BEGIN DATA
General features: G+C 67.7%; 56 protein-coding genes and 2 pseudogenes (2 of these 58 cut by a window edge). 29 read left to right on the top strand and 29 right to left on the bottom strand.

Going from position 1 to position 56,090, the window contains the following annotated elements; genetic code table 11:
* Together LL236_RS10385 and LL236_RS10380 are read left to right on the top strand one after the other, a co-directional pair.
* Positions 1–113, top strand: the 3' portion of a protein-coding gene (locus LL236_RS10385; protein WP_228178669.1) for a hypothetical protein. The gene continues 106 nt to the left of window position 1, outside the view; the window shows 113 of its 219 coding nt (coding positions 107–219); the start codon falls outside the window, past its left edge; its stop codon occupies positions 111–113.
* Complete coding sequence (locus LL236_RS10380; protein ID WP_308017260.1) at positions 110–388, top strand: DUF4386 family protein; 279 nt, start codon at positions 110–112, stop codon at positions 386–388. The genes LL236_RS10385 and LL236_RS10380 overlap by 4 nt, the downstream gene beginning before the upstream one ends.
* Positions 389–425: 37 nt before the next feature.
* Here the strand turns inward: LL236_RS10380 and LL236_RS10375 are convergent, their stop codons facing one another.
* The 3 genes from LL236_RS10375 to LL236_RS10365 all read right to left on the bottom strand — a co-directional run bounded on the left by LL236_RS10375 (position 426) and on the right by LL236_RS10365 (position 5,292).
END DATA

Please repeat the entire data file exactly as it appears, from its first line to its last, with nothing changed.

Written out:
General features: G+C 67.7%; 56 protein-coding genes and 2 pseudogenes (2 of these 58 cut by a window edge). 29 read left to right on the top strand and 29 right to left on the bottom strand.

Going from position 1 to position 56,090, the window contains the following annotated elements; genetic code table 11:
* Together LL236_RS10385 and LL236_RS10380 are read left to right on the top strand one after the other, a co-directional pair.
* Positions 1–113, top strand: the 3' portion of a protein-coding gene (locus LL236_RS10385; protein WP_228178669.1) for a hypothetical protein. The gene continues 106 nt to the left of window position 1, outside the view; the window shows 113 of its 219 coding nt (coding positions 107–219); the start codon falls outside the window, past its left edge; its stop codon occupies positions 111–113.
* Complete coding sequence (locus LL236_RS10380; protein ID WP_308017260.1) at positions 110–388, top strand: DUF4386 family protein; 279 nt, start codon at positions 110–112, stop codon at positions 386–388. The genes LL236_RS10385 and LL236_RS10380 overlap by 4 nt, the downstream gene beginning before the upstream one ends.
* Positions 389–425: 37 nt before the next feature.
* Here the strand turns inward: LL236_RS10380 and LL236_RS10375 are convergent, their stop codons facing one another.
* The 3 genes from LL236_RS10375 to LL236_RS10365 all read right to left on the bottom strand — a co-directional run bounded on the left by LL236_RS10375 (position 426) and on the right by LL236_RS10365 (position 5,292).